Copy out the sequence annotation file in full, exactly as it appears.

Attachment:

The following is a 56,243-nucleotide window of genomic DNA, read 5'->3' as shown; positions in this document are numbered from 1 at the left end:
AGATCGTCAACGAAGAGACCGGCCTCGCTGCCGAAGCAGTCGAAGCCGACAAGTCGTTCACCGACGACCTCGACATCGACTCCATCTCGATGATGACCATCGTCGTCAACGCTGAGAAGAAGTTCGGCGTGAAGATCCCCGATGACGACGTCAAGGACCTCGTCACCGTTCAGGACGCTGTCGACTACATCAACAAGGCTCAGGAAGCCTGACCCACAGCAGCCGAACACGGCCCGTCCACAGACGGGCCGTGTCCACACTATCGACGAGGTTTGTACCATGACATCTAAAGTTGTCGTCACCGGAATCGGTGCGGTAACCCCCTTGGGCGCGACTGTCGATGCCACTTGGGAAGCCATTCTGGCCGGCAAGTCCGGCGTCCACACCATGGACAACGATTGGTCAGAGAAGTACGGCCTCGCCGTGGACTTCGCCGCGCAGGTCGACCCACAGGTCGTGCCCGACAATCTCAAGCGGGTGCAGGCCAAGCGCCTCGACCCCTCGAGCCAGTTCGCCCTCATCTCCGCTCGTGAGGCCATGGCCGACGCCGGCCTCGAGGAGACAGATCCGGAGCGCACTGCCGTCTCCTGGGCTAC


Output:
The following is a 56,243-nucleotide window of genomic DNA, read 5'->3' as shown; positions in this document are numbered from 1 at the left end:
AGATCGTCAACGAAGAGACCGGCCTCGCTGCCGAAGCAGTCGAAGCCGACAAGTCGTTCACCGACGACCTCGACATCGACTCCATCTCGATGATGACCATCGTCGTCAACGCTGAGAAGAAGTTCGGCGTGAAGATCCCCGATGACGACGTCAAGGACCTCGTCACCGTTCAGGACGCTGTCGACTACATCAACAAGGCTCAGGAAGCCTGACCCACAGCAGCCGAACACGGCCCGTCCACAGACGGGCCGTGTCCACACTATCGACGAGGTTTGTACCATGACATCTAAAGTTGTCGTCACCGGAATCGGTGCGGTAACCCCCTTGGGCGCGACTGTCGATGCCACTTGGGAAGCCATTCTGGCCGGCAAGTCCGGCGTCCACACCATGGACAACGATTGGTCAGAGAAGTACGGCCTCGCCGTGGACTTCGCCGCGCAGGTCGACCCACAGGTCGTGCCCGACAATCTCAAGCGGGTGCAGGCCAAGCGCCTCGACCCCTCGAGCCAGTTCGCCCTCATCTCCGCTCGTGAGGCCATGGCCGACGCCGGCCTCGAGGAGACAGATCCGGAGCGCACTGCCGTCTCCTGGGCTAC